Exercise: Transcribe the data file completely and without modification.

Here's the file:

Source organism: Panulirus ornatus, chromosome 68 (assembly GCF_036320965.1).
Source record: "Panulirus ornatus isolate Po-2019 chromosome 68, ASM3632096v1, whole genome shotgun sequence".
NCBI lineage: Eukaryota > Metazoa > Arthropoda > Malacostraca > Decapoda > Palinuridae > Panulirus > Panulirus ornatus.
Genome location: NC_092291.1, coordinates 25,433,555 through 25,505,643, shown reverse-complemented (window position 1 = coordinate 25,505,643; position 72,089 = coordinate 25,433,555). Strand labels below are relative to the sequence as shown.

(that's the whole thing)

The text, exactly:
Source organism: Panulirus ornatus, chromosome 68 (assembly GCF_036320965.1).
Source record: "Panulirus ornatus isolate Po-2019 chromosome 68, ASM3632096v1, whole genome shotgun sequence".
NCBI lineage: Eukaryota > Metazoa > Arthropoda > Malacostraca > Decapoda > Palinuridae > Panulirus > Panulirus ornatus.
Genome location: NC_092291.1, coordinates 25,433,555 through 25,505,643, shown reverse-complemented (window position 1 = coordinate 25,505,643; position 72,089 = coordinate 25,433,555). Strand labels below are relative to the sequence as shown.